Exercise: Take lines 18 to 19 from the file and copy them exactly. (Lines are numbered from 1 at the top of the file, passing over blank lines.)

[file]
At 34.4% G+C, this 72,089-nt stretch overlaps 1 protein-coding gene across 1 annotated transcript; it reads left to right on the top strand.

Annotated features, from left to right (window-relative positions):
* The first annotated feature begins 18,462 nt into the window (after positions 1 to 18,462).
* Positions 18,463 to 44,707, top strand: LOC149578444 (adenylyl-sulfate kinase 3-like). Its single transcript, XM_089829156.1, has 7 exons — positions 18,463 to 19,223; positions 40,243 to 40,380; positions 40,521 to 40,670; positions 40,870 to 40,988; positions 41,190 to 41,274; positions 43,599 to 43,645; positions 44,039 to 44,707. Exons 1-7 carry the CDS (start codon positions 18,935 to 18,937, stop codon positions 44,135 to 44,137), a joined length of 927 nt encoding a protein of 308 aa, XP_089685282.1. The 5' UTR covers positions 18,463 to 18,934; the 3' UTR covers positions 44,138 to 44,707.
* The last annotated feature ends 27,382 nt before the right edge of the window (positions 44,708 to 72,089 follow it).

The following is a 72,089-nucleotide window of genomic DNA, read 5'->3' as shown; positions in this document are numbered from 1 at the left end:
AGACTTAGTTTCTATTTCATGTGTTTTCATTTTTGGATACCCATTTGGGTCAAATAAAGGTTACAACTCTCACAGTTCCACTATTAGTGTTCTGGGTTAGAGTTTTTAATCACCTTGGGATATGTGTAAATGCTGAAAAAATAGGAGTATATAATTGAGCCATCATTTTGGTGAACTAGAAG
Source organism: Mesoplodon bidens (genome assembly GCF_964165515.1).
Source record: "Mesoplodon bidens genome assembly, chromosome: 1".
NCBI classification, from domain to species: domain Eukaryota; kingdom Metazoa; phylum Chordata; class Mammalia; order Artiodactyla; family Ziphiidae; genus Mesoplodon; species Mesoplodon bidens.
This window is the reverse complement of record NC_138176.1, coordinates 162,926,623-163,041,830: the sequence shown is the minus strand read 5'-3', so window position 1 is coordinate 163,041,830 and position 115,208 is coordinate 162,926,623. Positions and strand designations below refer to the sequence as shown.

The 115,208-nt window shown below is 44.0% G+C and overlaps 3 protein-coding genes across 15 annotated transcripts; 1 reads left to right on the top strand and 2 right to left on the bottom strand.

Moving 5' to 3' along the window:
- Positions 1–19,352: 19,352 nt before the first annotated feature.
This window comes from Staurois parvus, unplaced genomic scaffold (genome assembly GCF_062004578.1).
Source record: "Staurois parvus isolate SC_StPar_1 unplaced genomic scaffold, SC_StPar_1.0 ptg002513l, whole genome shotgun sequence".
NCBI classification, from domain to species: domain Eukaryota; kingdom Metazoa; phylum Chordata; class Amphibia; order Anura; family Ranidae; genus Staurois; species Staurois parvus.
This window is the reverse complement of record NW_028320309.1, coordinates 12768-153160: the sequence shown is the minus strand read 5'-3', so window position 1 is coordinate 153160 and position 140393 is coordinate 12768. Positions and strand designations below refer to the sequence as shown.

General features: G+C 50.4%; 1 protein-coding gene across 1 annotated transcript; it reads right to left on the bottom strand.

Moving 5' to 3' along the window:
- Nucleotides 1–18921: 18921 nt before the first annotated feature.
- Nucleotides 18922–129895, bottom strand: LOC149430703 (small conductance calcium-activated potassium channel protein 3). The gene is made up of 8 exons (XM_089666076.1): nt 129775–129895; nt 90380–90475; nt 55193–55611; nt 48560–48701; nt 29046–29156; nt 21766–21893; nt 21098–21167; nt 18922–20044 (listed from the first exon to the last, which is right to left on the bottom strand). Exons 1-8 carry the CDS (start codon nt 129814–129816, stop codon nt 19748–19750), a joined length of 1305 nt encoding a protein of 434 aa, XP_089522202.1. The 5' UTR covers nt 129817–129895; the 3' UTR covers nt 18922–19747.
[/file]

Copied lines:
This window is the reverse complement of record NW_028320309.1, coordinates 12768-153160: the sequence shown is the minus strand read 5'-3', so window position 1 is coordinate 153160 and position 140393 is coordinate 12768. Positions and strand designations below refer to the sequence as shown.

General features: G+C 50.4%; 1 protein-coding gene across 1 annotated transcript; it reads right to left on the bottom strand.